When someone is killed or seriously injured, Archer Norris takes the position that the fault is either with the victimor solely with local actors.As Ned puts it "It is the bad acts of individual undergraduate members that violate FIPG that cause 99.9% of our claims, it is not the actions of the Greek organizations." As long as I disagree with that position and am willing to testify as an expert witness, according to Ned, I will lose all of my interfraternity friends.
So, what's the latest chapter in the conflict? The 2016 edition of the Fraternal Law Conference was held in Cincinnati this week. This is a conference put on annually by Fraternal Law Partners a division of Manley Burke LPA a Cincinnati Law Firm that publishes Fraternal Law. I have attended a couple times in the past and have even been cited as an authority in conference materials. I signed up a month or so ago and got the following email on Thursday the week before the conference:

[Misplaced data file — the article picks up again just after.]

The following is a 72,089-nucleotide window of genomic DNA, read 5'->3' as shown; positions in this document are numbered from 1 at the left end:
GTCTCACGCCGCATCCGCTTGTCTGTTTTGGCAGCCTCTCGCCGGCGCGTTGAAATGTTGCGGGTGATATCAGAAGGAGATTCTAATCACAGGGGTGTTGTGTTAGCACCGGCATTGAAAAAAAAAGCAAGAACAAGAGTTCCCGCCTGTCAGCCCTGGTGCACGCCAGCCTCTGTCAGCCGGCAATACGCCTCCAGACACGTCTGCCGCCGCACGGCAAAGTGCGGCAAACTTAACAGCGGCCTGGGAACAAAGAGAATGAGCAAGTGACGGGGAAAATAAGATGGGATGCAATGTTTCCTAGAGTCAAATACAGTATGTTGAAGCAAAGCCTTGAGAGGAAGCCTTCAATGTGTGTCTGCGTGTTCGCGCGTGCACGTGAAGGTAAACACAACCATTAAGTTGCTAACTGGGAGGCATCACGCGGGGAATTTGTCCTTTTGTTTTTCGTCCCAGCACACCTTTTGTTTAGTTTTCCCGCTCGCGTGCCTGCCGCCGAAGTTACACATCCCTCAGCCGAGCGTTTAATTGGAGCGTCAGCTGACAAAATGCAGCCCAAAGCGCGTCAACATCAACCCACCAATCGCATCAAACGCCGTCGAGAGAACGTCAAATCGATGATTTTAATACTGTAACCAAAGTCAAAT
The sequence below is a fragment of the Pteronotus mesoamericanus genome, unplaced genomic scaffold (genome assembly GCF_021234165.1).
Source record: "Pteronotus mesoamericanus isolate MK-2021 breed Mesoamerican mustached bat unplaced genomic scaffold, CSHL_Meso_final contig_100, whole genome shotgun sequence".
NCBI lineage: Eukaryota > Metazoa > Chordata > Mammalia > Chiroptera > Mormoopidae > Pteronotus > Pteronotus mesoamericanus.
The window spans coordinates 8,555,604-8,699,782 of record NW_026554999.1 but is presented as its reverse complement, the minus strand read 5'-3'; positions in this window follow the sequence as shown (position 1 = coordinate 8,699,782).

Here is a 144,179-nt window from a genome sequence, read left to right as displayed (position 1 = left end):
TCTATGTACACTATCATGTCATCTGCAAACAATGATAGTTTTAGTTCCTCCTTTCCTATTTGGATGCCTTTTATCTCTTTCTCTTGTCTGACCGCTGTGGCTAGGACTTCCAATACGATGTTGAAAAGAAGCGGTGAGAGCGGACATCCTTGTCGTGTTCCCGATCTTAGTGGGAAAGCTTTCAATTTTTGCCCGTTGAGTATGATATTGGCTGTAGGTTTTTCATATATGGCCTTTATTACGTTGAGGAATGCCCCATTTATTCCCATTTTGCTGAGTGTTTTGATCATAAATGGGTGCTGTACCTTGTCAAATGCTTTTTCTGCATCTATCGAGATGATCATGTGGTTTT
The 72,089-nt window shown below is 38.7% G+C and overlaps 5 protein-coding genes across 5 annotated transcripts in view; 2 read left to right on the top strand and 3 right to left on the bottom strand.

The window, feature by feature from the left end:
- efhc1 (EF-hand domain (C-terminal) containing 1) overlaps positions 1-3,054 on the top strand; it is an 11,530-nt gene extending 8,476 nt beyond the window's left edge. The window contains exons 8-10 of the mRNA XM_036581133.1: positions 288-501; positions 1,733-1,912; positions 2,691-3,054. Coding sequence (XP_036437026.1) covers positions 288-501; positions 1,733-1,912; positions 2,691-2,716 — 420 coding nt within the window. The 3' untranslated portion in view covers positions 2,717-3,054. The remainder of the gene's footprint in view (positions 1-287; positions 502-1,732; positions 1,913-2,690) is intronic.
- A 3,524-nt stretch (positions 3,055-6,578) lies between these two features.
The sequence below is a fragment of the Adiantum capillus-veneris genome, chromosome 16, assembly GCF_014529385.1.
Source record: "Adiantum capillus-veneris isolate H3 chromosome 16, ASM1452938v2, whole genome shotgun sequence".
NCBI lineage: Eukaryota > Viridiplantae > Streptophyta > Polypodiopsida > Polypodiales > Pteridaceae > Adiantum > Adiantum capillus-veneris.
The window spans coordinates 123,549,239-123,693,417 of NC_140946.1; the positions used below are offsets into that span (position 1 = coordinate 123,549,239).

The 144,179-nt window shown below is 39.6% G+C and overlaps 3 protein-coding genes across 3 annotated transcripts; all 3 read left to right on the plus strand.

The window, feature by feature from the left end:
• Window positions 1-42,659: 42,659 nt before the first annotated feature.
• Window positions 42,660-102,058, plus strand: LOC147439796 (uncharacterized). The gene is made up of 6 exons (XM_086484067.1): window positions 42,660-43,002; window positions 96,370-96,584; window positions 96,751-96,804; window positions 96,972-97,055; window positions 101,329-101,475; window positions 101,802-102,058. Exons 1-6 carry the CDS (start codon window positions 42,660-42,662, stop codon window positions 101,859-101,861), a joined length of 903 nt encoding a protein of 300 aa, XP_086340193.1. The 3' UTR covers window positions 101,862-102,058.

"Mr. Easlick: Thank you for your interest in the Fraternal Law Conference. We appreciate your registration. While we certainly appreciate your interest in attending, we must rescind your registration at this time. Since you registered, we are advised that you are actively engaged as a witness in matters which may be discussed at the Conference. We believe it would be inappropriate to provide a forum where facts or legal theories may be discussed in a way that could be perceived as compromising ongoing litigation."
I subsequently learned that an Archer Norris attorney was presenting on the litigation update and it is my assumption with evidence that pressure had been applied by that firm and Kirklin's organization.
My response was:
"I am totally amazed at the email that I just received.